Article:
E-commerce giant JD.com to let drones do the heavy lifting in China’s rural areas
Chinese e-commerce giant JD.com has plans to build a low-altitude drone logistics network in the northwestern Chinese of province Shaanxi as it looks towards expanding its logistics and e-commerce business to rural areas in the country.
The network will span a 300-kilometre radius and include hundreds of routes and drone air bases for e-commerce shipments, according to the company. Heavy-load drones are expected to be able to carry loads of over a ton, and will be able to transport products to both remote areas and cities.
The company’s move is part of a larger industry trend, where e-commerce companies such as Alibaba and US-based Amazon look toward automating deliveries and shortening delivery times for e-commerce customers. Alibaba owns the South China Morning Post.
Rural areas with poor infrastructure have long posed a challenge for Chinese e-commerce companies, as deliveries can be difficult to make. Drone deliveries would open up a larger customer base for e-commerce companies like JD.com and Alibaba, since about half of China’s population still live in rural areas where delivery routes can be scant.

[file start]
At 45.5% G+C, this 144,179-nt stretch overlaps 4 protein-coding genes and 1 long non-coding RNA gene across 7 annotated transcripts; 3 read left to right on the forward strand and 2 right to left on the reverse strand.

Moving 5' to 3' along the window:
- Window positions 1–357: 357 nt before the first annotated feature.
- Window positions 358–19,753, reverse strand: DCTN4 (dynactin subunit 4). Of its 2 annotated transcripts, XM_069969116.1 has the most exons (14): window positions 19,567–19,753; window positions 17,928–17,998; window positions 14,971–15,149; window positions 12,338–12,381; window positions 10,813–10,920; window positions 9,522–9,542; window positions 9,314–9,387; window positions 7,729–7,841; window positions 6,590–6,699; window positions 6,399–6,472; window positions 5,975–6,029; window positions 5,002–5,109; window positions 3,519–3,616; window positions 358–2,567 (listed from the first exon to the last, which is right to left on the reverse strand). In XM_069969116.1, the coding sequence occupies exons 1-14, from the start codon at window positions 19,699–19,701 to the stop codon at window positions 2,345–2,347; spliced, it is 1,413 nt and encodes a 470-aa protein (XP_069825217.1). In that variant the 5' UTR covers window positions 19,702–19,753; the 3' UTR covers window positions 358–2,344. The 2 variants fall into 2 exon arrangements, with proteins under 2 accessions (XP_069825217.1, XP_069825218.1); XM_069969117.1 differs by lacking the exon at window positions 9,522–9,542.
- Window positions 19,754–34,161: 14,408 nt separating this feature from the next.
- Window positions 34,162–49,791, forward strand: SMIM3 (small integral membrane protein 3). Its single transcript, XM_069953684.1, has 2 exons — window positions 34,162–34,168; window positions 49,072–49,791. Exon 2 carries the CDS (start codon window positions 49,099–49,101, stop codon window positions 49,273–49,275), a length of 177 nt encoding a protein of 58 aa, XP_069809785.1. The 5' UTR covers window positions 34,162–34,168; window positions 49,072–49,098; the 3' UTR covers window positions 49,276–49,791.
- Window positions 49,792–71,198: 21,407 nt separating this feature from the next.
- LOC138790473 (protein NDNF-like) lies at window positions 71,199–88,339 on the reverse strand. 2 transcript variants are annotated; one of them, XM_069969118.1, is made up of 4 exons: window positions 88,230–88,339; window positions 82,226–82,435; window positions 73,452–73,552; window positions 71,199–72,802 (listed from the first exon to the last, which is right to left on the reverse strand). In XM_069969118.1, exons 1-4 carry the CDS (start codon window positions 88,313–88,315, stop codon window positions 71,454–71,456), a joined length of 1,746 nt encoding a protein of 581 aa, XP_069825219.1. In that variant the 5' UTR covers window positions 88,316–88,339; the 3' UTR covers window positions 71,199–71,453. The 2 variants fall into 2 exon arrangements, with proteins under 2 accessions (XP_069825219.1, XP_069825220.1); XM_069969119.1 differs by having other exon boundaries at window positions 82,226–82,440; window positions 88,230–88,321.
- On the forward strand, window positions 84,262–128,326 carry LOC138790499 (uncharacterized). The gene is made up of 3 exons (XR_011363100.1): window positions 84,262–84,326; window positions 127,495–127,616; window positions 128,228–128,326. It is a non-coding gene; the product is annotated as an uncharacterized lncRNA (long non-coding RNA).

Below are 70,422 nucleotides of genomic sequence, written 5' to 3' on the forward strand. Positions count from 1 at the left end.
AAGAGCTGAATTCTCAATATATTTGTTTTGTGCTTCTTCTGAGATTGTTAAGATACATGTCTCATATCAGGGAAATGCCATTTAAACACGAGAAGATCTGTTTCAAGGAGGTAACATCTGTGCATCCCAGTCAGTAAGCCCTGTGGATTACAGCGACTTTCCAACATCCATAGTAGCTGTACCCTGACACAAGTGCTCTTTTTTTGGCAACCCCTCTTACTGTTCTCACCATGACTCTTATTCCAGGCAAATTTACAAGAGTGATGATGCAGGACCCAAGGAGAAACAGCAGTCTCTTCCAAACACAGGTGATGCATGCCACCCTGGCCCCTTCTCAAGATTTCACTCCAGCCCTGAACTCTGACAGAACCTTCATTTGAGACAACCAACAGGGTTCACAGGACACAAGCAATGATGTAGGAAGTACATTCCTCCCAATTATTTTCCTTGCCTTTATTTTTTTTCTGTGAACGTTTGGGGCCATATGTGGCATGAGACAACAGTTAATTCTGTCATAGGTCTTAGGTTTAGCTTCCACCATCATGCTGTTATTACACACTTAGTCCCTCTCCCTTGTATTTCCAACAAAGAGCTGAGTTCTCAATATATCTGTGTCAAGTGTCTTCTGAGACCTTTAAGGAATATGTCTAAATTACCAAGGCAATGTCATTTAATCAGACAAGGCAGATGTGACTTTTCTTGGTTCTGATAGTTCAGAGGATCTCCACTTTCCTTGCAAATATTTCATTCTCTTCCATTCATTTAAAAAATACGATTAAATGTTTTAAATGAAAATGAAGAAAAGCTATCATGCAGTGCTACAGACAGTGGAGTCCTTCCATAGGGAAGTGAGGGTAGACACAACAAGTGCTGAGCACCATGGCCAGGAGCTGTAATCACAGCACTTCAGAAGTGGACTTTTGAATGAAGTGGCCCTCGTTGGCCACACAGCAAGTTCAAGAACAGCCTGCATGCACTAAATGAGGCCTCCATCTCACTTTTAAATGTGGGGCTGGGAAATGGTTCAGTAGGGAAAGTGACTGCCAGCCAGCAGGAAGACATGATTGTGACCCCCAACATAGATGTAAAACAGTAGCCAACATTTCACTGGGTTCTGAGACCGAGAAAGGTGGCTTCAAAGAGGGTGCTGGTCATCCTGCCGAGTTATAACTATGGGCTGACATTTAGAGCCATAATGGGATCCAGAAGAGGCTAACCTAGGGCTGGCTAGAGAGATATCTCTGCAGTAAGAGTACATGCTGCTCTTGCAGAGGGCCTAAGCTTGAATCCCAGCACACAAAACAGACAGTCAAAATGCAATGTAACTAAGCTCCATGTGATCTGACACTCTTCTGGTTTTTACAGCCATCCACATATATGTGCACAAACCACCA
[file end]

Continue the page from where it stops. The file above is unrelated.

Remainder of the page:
“JD.com will be the first in the world to test drone delivery on this scale. We envision a network that will be able to efficiently transport goods between cities, and even between provinces, in the future,” said Wang Zhenhui, chief executive of JD Logistics, JD.com’s newly-established business group.
JD.com already operates its own logistics network across China, with its own warehouses and delivery workers. In contrast, its largest rival Alibaba works with a network of delivery companies via its logistics arm Cainiao.
Last year, JD.com started trialling drone deliveries to remote countrysides outside of Beijing, and in Jiangsu, Shaanxi and Sichuan provinces.
In 2015, Alibaba partnered with delivery company Shanghai YTO Express in a drone delivery trial, with the aim of delivering tea packets via drones to hundreds of Chinese customers.
Most drone tests by e-commerce companies so far have involved only lightweight packages – for example, Amazon’s Prime Air trialled drone deliveries last December, but limited packages to a maximum of five pounds (2.3 kg).